Supporters of Sadr have indicated the offensive so far is eroding the Mahdi Army's power base. US and Iraqi troops have been operating largely on the edges of Sadr City, but the Sadrists are concerned the forces will push into the heart of the district. "Sadrist officials ... had received orders from their headquarters in Najaf to avoid confrontations with Iraqi and US forces unless the Americans try to move deep into Sadr City," The Associated Press reported.

The Sadrists are also concerned the prolonged offensive will weaken the party and the Mahdi Army. "The officials said the Sadrist leadership was concerned that the ongoing clashes were turning into a war of attrition that was weakening the movement and undermining support within its Shiite power base," the AP reported.

Operations ongoing in Basrah

While the focus of the fighting has shifted to the capital city, Iraqi and US forces continue to target the Mahdi Army in the strategic port city of Basrah. Iraqi security forces captured 14 "criminals" during three separate raids throughout the city. "Fourteen wanted suspects were arrested, and a large number of roadside bombs, missiles, machine guns, and air defense guns were seized in the operations," Major General Abdul Kareem Khalaf, the operations chief for the Ministry of Interior said on April 12. Iraqi troops cordoned off four neighborhoods and conducted searches.

The raids pare art of the government's efforts to free Basrah of militia control. On April 9, Khalaf said Iraqi security forces would conduct operations to seize weapons from those who would not turn them in as part of the amnesty. "Security forces will start targeting gunmen who did not made use of the amnesty opportunity to hand in their weapons," Khalaf said, noting that thousands of light, medium, and heavy weapons were turned in before the amnesty expired. . . .

Read the entire article. And today at the LWJ:

The Iraqi government has committed to wresting Sadr City from the control of Shia militias, an Iraqi government spokesman and a US military spokesman said in a press briefing today in Baghdad.

"We will continue until we secure Sadr City. We will not come out, we will not give up until the people of Sadr City have a normal life," Ali al Dabbagh, the spokesman for the government of Iraq, told AFP. "(Security forces) will do what they have to do to secure the area. I can't tell you how many days or how many months but they will not come out until they have secured Sadr City."

The US military has stated it will support the Iraqi government in its plan to secure Sadr City. Rear Admiral Patrick Driscoll, a spokesman for Multinational Forces Iraq, said the operations have intensified over the past week and US forces are backing the Iraqi military. "Under the direction of the Prime Minister, the Iraqi security forces have redoubled their efforts in recent days in certain parts of Baghdad, including Sadr City," Driscoll said. "Coalition Forces continue to support the Iraqi security forces in these operations, focused on securing districts that have suffered from the abuse and neglect of criminal groups and outlaws."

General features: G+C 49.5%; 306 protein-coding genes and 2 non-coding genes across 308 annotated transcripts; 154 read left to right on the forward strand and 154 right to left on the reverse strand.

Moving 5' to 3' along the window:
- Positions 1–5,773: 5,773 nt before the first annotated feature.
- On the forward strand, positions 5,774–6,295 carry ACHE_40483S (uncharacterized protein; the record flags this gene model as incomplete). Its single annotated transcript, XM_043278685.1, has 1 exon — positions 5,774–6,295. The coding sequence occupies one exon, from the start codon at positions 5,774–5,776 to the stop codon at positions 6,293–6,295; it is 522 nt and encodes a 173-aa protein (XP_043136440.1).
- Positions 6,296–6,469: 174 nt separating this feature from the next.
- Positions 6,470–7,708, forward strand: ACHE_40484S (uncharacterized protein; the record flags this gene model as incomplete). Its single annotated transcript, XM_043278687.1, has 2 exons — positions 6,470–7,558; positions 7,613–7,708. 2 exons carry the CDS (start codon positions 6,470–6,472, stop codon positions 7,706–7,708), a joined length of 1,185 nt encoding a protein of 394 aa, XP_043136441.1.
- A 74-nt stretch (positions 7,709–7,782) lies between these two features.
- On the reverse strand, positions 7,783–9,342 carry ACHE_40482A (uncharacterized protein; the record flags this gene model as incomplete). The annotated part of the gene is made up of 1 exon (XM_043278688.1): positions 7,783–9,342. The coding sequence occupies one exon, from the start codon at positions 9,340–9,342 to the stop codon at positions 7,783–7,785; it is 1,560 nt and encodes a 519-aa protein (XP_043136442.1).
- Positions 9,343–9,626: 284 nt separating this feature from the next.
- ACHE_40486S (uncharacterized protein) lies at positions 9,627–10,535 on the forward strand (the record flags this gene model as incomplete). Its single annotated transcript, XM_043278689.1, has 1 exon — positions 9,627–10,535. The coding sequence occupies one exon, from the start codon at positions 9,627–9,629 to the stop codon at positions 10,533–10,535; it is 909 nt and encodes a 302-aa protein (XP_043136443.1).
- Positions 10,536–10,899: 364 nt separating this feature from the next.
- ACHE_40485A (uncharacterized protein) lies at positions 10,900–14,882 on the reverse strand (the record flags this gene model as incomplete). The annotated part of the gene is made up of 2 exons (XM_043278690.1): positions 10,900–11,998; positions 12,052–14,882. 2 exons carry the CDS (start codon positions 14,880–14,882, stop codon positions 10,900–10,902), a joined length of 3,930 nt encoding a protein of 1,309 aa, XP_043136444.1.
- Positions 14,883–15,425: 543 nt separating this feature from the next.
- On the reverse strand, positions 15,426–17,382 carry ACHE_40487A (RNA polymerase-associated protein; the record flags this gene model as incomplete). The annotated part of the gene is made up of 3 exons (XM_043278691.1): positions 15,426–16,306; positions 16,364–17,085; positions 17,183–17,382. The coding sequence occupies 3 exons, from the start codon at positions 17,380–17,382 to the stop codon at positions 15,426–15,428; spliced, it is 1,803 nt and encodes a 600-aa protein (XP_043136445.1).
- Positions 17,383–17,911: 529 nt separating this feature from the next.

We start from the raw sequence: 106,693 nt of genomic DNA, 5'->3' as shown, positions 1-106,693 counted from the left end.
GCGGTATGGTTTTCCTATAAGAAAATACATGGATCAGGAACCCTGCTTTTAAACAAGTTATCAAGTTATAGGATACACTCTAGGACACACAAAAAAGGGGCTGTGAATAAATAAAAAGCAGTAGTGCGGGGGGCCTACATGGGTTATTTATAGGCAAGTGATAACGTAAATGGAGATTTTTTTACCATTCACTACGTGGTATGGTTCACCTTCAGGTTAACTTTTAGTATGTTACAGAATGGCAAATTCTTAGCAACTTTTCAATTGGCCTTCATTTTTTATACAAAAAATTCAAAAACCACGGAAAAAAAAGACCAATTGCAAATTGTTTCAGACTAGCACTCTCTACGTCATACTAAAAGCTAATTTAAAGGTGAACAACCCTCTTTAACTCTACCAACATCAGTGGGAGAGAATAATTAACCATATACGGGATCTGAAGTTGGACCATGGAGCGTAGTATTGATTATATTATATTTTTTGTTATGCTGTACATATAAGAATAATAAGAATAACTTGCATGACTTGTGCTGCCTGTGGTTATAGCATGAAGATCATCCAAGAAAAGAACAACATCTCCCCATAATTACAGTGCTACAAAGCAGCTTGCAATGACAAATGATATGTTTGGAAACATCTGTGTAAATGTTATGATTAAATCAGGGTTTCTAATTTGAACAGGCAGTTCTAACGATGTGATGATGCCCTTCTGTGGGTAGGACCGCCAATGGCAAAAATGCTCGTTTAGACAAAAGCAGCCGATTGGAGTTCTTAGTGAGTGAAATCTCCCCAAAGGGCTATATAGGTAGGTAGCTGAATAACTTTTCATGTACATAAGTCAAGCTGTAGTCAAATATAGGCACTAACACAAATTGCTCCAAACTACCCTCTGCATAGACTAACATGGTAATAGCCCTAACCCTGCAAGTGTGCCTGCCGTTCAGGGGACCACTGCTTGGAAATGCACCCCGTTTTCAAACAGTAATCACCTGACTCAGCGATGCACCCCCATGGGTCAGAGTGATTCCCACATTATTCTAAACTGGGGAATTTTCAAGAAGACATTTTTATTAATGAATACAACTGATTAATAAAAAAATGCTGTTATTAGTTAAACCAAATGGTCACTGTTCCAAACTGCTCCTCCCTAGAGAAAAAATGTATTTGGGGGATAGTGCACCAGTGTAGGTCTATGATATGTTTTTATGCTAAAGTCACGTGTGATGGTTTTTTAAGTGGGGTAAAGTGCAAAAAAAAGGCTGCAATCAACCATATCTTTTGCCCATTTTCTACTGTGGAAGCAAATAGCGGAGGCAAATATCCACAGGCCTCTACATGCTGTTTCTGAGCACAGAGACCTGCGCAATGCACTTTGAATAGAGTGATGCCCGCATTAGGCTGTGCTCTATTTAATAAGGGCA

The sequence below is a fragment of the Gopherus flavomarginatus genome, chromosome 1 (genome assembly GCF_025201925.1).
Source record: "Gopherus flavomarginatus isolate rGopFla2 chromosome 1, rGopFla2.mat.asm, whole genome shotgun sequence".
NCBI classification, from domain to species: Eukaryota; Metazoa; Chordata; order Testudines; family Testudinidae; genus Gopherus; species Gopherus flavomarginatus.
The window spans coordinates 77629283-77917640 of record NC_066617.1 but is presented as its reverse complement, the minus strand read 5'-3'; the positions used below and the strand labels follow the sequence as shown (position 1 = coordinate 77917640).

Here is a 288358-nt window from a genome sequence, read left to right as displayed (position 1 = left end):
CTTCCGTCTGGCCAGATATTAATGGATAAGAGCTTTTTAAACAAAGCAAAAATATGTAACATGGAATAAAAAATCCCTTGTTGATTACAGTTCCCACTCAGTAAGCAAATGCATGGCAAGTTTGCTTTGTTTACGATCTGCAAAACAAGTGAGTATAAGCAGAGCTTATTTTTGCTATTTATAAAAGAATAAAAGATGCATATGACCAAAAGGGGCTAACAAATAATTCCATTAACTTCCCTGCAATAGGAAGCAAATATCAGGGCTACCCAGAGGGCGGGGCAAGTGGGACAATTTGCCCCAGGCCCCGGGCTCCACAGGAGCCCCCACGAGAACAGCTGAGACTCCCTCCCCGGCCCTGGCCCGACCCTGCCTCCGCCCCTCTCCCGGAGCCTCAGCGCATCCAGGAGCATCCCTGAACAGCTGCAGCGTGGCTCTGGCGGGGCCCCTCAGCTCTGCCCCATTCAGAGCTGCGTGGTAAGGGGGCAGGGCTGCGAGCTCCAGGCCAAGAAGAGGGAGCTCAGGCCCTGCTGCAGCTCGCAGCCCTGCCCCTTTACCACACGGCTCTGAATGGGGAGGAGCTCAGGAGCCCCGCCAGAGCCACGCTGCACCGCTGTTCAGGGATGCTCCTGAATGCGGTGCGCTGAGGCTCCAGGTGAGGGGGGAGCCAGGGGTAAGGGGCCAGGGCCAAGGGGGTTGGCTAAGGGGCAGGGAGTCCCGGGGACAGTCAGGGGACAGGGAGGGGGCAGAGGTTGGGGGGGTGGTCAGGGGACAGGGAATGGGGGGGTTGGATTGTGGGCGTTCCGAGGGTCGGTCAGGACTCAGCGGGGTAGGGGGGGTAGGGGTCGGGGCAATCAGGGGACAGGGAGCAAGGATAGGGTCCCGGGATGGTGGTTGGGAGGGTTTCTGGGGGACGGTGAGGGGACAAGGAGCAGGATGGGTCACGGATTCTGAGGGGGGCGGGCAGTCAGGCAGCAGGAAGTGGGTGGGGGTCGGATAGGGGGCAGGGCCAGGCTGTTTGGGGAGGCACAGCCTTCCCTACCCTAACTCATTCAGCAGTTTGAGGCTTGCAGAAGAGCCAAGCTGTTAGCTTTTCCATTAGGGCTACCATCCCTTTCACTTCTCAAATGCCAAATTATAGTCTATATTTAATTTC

The Long War Journal has been able to identifynine US combat battalions operating in and around the Sadr City region, along with three Iraqi Army brigades and a National Police brigade. US Stryker units are engaged with Mahdi Army forces in and around Sadr City. Multinational Forces Iraq has traditionally used the Strykers as the lead assault elements during past operations. The US has also stepped up air weapons teams and unmanned Predator strikes against Mahdi Army cells operating in the open in Sadr City.

Humanitarian and reconstruction aid to Sadr City and other Shia neighborhoods have been committed in the wake of operations. "Without improved security it is difficult to provide essential services so that people can live their lives peacefully and freely," Driscoll said. "The Iraqi Government, with the support of the Coalition, will continue to focus efforts to establish local security, and are committed to following security with the delivery of essential services, such as health, electricity, water, sewage, and trash disposal." On April 12, Prime Minister Nouri al Maliki ordered additional humanitarian supplies be sent to Sadr City.

The Iraqi government and US military have made an effort to disassociate the current fighting with the Sadrist movement and the Mahdi Army. "The government doesn't send its forces after any political bloc," Dabbagh said. "Anyone who is carrying a weapon illegally will be prosecuted. It is not dependent on their political persuasion, whether they be in the Sadrist trend or any other bloc." Driscoll continued to call the targets of the raids "criminals."

But the Sadrist Movement and the Mahdi Army have been clear they are conducting attacks against US and Iraqi forces. The Sadrist have been advertising the results of their operations against US forces in Sadr City. The Sadrists have also said they have received operational orders from senior leaders based out of Najaf to hold off major attacks unless US and Iraqi forces enter the heart of Sadr City.

Sadr himself has said the Mahdi Army would continue to oppose the US presence in Iraq. "You have always been my enemy,” Sadr said in a statement received by Al Alam. "And you will always be my enemy till the last drop of my blood." Sadr said his Mahdi Army and political movement would continue to oppose the US presence in Iraq in a "way that we consider suitable." . . .

Sadr and his political movement have become increasingly isolated since the fighting began in Basrah, Baghdad, and the South. The Iraqi government, with the support of the political parties, said the Sadrist political movement would not be able to participate in upcoming provincial elections if it failed to disband the Mahdi Army. On April 13, The cabinet approved legislation that prevents political parties that have militias from contesting provincial elections this year. The bill will now be sent to parliament for approval. Grand Ayatollah Ali al Sistani, the senior most Shia cleric in Iraq, said the Mahdi Army was not above the law and should be disarmed.

Read the entire article.